In my conclusion, the first American president (General George Washington) warned against the pitfalls of a policy of granting “favorite nation status” – a path that succeeding presidents and a host of other politicians and policymakers have, unfortunately, chosen to follow. The president cautioned in his farewell address to the Union: “It gives to ambitious, corrupted, or deluded citizens [who devote themselves to the favorite nation] the facility to betray or sacrifice the interest of their own country without odium, sometimes even with popularity. Real patriots who may resist the intrigues of the favorite are liable to become suspected and odious, while its tools and dupes usurp the applause and confidence of the people to surrender their interests.”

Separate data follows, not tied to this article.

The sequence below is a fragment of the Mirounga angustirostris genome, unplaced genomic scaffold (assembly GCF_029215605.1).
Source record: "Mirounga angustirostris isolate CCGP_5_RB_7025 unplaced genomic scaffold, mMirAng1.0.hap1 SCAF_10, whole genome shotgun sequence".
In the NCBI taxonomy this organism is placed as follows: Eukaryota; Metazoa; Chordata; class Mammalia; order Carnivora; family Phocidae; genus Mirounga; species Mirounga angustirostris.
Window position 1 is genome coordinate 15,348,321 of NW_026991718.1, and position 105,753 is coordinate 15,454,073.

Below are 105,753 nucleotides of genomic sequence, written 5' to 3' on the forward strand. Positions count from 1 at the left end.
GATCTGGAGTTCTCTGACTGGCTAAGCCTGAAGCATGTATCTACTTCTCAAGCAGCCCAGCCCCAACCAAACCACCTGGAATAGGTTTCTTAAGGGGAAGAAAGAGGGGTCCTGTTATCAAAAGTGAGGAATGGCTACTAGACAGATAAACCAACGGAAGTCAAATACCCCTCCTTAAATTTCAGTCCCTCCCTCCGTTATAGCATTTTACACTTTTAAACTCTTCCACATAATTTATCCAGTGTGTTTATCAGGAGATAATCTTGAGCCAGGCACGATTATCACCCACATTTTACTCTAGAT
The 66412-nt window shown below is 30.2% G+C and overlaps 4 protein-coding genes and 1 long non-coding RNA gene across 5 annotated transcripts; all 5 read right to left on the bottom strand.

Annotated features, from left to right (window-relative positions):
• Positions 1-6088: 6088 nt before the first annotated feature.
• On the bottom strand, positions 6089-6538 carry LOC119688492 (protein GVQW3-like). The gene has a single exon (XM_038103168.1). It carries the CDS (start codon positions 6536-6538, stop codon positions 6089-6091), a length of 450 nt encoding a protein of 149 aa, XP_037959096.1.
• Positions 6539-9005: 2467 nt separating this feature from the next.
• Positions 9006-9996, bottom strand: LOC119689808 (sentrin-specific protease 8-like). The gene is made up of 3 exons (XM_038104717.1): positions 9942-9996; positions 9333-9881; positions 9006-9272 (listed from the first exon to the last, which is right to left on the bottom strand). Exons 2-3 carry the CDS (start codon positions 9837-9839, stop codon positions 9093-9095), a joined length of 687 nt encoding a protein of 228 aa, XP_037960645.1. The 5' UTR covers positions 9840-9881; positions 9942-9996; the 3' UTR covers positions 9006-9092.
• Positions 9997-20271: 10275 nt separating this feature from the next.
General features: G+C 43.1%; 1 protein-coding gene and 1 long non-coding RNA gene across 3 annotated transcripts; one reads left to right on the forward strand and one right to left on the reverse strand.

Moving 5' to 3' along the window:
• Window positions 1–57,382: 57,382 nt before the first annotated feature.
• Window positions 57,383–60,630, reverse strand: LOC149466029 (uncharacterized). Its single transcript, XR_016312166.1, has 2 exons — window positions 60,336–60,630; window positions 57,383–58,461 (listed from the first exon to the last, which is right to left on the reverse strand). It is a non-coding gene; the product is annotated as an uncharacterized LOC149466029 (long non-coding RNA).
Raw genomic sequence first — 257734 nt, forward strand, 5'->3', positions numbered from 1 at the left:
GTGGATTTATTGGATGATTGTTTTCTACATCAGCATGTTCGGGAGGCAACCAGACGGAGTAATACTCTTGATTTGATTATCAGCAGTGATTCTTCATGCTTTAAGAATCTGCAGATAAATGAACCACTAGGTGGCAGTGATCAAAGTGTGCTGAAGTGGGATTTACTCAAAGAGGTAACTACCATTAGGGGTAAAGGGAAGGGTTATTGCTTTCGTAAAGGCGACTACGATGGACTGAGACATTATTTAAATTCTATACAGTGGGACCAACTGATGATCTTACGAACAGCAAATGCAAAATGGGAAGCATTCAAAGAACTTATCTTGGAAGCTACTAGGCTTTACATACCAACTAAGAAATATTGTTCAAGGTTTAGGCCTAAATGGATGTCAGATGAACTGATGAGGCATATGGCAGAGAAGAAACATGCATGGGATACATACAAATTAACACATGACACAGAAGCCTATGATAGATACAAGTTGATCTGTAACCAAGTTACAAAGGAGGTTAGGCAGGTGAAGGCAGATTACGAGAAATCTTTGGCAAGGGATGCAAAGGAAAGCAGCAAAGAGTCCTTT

A corollary of such a policy is that respected institutions wind up being diminished or destroyed, as the following quote will attest: “Prominent investigative reporter Alexander Cockburn has called the secret evidence cases against Arabs and Muslims, ‘an ugly affair whose bottom line is whether the Israeli government can reach into US courts…to inhibit the most basic rights of US citizens.'” (The Link, July-August 1999) Indeed, the makeup of the opposition on May 23, 2000, was not by chance.